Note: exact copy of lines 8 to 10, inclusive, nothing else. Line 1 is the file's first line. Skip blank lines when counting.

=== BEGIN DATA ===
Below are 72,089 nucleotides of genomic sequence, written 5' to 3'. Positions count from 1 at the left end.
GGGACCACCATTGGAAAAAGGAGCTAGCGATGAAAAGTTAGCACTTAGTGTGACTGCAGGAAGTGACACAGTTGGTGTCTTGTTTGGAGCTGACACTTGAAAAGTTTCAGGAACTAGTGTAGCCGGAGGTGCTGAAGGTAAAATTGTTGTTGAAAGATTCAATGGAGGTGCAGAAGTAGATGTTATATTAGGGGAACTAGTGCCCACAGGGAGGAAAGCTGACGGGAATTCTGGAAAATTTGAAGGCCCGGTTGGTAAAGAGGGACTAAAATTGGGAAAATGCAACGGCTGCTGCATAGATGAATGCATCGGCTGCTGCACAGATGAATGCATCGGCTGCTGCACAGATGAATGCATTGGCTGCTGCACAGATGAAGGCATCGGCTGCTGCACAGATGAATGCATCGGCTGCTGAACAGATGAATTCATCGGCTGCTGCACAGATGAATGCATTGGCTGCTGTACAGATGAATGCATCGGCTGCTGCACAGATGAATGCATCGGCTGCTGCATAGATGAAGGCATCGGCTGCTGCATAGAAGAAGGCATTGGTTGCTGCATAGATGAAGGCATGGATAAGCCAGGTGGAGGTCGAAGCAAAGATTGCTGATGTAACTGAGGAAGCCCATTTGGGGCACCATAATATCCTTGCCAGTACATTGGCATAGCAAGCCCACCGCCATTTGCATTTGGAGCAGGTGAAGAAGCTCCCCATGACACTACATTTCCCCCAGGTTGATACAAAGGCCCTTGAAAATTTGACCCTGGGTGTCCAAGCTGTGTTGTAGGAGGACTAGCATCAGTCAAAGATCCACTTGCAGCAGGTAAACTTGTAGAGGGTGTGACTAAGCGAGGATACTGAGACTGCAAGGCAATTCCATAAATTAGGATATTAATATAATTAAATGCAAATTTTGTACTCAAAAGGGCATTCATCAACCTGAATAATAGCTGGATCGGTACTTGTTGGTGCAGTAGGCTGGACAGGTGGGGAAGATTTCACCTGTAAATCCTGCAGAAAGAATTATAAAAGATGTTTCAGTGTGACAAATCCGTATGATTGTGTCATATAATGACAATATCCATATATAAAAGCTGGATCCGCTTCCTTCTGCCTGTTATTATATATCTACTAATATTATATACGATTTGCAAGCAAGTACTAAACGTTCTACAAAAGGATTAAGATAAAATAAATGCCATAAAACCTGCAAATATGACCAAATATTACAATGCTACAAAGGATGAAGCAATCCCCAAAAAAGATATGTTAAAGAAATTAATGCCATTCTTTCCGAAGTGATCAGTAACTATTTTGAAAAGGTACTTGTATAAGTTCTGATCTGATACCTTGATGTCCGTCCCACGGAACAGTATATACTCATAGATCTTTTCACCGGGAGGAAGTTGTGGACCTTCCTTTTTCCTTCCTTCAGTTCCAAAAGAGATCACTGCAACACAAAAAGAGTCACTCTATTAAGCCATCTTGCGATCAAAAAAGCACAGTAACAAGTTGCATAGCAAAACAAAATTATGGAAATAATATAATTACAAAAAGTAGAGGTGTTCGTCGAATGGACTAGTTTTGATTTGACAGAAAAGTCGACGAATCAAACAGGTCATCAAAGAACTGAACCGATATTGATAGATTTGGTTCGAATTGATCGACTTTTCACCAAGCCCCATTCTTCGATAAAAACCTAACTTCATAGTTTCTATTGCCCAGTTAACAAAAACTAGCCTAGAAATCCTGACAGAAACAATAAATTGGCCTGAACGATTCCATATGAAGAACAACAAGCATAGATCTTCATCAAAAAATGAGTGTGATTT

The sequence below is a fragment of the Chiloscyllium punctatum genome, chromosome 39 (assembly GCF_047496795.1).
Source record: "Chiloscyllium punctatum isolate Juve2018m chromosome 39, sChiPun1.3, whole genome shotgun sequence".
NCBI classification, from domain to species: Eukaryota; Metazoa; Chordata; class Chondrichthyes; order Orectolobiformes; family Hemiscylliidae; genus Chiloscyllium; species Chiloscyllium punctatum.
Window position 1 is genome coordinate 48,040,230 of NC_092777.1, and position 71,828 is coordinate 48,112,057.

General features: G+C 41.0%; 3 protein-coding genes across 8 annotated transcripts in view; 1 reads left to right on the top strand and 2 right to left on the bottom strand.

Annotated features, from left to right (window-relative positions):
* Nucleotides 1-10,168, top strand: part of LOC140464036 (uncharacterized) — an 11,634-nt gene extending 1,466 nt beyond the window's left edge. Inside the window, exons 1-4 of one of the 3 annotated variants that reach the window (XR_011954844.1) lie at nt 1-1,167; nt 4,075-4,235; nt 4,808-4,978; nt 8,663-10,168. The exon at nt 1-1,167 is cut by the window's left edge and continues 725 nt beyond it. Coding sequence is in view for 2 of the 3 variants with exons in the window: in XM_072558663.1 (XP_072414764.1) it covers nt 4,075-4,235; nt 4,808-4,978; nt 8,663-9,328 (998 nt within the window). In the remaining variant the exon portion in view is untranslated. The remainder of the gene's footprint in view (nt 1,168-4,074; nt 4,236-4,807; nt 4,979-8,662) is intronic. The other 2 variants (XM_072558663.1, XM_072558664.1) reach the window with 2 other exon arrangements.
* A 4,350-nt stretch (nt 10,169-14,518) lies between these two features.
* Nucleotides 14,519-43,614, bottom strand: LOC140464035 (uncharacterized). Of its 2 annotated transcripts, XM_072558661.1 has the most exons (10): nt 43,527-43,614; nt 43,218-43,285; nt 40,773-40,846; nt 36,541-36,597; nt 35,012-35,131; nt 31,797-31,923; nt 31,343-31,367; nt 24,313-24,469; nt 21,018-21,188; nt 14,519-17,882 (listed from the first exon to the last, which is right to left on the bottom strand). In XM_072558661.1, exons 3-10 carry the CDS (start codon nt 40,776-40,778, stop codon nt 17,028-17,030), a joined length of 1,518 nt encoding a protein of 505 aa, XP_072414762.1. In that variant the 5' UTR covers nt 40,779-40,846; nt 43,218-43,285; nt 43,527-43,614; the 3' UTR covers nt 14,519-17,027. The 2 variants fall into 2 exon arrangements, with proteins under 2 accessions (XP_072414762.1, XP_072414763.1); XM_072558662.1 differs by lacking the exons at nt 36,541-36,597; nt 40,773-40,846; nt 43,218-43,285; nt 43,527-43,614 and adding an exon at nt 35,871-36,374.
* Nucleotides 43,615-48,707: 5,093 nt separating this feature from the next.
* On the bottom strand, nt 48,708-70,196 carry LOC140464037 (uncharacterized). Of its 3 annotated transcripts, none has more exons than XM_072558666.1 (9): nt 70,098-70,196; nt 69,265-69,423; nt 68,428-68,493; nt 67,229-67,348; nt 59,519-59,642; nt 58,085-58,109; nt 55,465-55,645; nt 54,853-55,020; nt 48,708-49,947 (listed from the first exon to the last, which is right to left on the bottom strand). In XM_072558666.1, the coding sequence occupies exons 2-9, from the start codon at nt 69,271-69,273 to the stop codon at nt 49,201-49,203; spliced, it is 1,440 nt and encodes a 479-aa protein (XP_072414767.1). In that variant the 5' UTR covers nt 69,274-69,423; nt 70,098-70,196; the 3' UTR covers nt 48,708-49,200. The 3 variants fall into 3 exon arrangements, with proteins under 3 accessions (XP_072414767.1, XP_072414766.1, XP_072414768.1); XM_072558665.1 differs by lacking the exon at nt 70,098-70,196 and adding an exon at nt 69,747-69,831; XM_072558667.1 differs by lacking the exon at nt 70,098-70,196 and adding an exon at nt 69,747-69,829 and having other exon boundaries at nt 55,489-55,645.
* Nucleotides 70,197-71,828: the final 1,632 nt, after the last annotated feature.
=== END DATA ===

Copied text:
Annotated features, from left to right (window-relative positions):
* Nucleotides 1-10,168, top strand: part of LOC140464036 (uncharacterized) — an 11,634-nt gene extending 1,466 nt beyond the window's left edge. Inside the window, exons 1-4 of one of the 3 annotated variants that reach the window (XR_011954844.1) lie at nt 1-1,167; nt 4,075-4,235; nt 4,808-4,978; nt 8,663-10,168. The exon at nt 1-1,167 is cut by the window's left edge and continues 725 nt beyond it. Coding sequence is in view for 2 of the 3 variants with exons in the window: in XM_072558663.1 (XP_072414764.1) it covers nt 4,075-4,235; nt 4,808-4,978; nt 8,663-9,328 (998 nt within the window). In the remaining variant the exon portion in view is untranslated. The remainder of the gene's footprint in view (nt 1,168-4,074; nt 4,236-4,807; nt 4,979-8,662) is intronic. The other 2 variants (XM_072558663.1, XM_072558664.1) reach the window with 2 other exon arrangements.
* A 4,350-nt stretch (nt 10,169-14,518) lies between these two features.